5 Tips for Handling Rookie Year Stress
You’ve made it! Your first teaching assignment. The beginning of your rookie year is full of excitement and promise. It’s also full of surprises.
The stack of papers to be graded suddenly towers on your desktop and threatens to crush you alive. Administrators are calling you to meeting after endless meeting. You can’t use your planning hour to plan. Instead, your time’s consumed preparing materials, calling parents and completing an endless stream of paperwork. The pressure’s piling fast.
You can get through it. Here’s five tips to help you manage your rookie year stress.
Understand it Gets Better
Your first year is a learning experience. Nothing in your education can truly prepare you for this. A torrent of procedures and responsibilities is thrown at you before school even starts. It can be hard to keep track of it all. Understand you are not alone. Even the best teachers feel information overload in their first year.
As if that isn’t enough- you’re in a rush to craft your lessons. The struggle to keep up with planning can be difficult for any rookie. Don’t worry. As your career continues you’ll build up a repertoire of effective lessons and resources that will make life much easier. By next year you’ll be improving your lessons instead of making them from scratch. It’s natural for to feel overwhelmed with planning in your first year, but it will get easier.
Find Time to Meet with Mentors
Many schools assign you a mentor for your first two to three years. These mentors can be effective sources of information and support- but they may not be the best fit for you. If you’re lucky enough to have a mentor you find helpful, do what you can to maintain that relationship. Still, there are lots of teachers in your building with a wealth of experience and skill. There’s no rule that says you can’t reach out to them too.
If you’re having trouble with a specific skill, ask your administrator what teachers do that well. Seek them out. Most teachers are glad to share what they’ve learned through the years. They’re a great source of support for any rookie.
Focus on Efficiency
Here’s where seeking out mentors can be useful. The responsibilities and workload you’re facing can seem, at times, unmanageable. Yet some teachers are managing. Over the years they’ve developed practices that help them handle their work efficiently so they can focus on what matters most.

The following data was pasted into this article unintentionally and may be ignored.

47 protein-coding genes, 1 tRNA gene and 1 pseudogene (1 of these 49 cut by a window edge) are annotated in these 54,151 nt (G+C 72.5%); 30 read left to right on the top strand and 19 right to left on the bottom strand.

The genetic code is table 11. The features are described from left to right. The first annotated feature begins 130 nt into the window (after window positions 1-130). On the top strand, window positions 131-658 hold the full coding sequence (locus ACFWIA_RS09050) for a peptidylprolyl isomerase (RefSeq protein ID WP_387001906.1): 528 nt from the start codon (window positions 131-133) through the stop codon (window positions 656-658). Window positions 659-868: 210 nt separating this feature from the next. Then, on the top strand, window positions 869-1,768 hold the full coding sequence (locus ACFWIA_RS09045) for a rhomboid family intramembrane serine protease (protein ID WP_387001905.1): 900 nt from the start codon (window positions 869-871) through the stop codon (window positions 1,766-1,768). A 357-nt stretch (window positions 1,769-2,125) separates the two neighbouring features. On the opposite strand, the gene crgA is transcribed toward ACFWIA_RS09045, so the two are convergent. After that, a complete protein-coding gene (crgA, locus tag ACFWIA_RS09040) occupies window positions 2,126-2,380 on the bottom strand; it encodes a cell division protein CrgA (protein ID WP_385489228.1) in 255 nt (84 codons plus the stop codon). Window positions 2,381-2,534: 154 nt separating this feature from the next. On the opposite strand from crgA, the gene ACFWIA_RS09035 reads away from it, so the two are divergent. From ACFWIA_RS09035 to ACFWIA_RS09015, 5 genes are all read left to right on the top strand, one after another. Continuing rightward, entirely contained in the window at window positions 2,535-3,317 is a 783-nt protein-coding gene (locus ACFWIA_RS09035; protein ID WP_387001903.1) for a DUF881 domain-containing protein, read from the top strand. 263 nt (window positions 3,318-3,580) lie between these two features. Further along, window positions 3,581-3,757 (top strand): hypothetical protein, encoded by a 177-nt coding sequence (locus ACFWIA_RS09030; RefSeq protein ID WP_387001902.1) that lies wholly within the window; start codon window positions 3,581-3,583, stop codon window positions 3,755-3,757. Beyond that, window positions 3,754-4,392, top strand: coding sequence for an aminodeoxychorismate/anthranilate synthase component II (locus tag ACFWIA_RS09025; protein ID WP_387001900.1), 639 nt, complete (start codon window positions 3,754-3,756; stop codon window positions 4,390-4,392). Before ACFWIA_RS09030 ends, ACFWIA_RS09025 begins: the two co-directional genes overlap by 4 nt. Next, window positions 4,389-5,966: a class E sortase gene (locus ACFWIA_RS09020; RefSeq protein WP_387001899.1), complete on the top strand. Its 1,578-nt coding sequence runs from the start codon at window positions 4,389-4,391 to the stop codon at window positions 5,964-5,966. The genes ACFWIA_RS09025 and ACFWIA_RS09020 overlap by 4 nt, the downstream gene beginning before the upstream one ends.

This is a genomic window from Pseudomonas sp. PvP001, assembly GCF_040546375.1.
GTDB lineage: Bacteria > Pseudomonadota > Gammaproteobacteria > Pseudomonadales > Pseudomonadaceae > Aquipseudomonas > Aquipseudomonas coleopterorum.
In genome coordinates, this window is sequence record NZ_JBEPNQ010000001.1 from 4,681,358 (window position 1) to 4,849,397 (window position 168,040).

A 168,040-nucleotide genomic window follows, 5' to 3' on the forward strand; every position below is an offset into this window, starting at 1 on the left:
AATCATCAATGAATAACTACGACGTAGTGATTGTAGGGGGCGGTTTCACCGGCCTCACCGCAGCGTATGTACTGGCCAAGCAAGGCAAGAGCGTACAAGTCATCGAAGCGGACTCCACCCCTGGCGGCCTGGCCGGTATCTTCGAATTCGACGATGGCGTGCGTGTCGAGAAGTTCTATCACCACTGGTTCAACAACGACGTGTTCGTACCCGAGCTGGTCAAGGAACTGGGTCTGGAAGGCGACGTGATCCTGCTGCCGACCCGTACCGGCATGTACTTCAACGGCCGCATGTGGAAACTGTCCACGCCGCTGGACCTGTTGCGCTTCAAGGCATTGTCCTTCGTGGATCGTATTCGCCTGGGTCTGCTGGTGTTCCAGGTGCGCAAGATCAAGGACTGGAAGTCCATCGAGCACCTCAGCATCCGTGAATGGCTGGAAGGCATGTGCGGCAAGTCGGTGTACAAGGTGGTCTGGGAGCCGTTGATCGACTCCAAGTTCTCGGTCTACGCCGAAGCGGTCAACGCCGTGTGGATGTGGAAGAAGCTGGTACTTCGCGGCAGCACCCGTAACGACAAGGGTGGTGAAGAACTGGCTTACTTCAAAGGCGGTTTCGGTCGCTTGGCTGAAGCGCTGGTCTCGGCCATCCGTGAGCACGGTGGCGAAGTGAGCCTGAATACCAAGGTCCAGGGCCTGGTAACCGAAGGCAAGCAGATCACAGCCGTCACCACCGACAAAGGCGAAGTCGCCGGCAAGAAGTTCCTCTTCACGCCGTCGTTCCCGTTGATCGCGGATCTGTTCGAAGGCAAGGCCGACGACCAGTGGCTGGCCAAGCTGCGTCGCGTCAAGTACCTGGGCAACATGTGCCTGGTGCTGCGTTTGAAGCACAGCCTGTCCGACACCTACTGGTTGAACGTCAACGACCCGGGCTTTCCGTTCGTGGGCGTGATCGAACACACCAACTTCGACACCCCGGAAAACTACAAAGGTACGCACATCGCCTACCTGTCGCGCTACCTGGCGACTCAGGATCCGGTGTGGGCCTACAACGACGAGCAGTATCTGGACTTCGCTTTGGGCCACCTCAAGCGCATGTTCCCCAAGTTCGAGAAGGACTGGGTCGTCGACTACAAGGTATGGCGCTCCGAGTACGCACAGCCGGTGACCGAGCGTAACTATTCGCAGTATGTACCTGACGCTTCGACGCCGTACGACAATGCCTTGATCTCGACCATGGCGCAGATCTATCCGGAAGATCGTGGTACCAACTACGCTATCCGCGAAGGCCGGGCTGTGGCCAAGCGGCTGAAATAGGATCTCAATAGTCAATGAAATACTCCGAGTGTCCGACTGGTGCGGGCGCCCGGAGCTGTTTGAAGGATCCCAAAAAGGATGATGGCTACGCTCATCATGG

Seek out tips for handling the first year lesson crunch, grading, parent communication and other challenges. Between veteran teachers and a host of online resources, you’ll find plenty of advice for streamlining your workload. These systems will go a long way towards easing your stress.
Tap into Your Love of Education
When the pressure’s mounting, take a moment to reflect on why you’re here. You’ve worked hard to get to this point. This is the chance you’ve always wanted- the chance to make a difference in the life of a child.
If you’re feeling down, take a piece of paper and write the answer to the following: “I am a teacher because…” You chose this career for a reason. Don’t lose sight of your calling.
Setting Time for Yourself
All too often we block out time for our responsibilities to others but ignore our responsibilities to ourselves. Education has always been a challenging field. Every year, it seems, those challenges grow. For teachers who are passionate about their profession, it’s easy to fall into the trap of giving every free moment to your work. That’s not healthy.
Block time on your schedule for yourself. Treat it like any other appointment. Don’t feel like you’re less of a teacher because you decided to see a movie on a school night.
If you don’t take care of yourself, if you don’t live a balanced life, it will show in the classroom. Your fatigue will tempt you to cut corners. If you’re not sharp, you’ll miss a class management cue. Your students watch you very closely. If your energy wanes they’ll lose interest as well.
Burnout is real. Too many outstanding educators are leaving the field exhausted. Please- take care of yourself. Your students need you.
Jeffrey Heisler is an educator, writer, and humorist. He has a MA in Special Education and has taught students considered at-risk in residential placement facilities for more than 14 years. He has experience in a variety of school environments, from small rural schools to large urban districts. Jeff’s also a columnist and freelance writer appearing in newspapers as well as books such as Chicken Soup for the Teenaged Soul IV.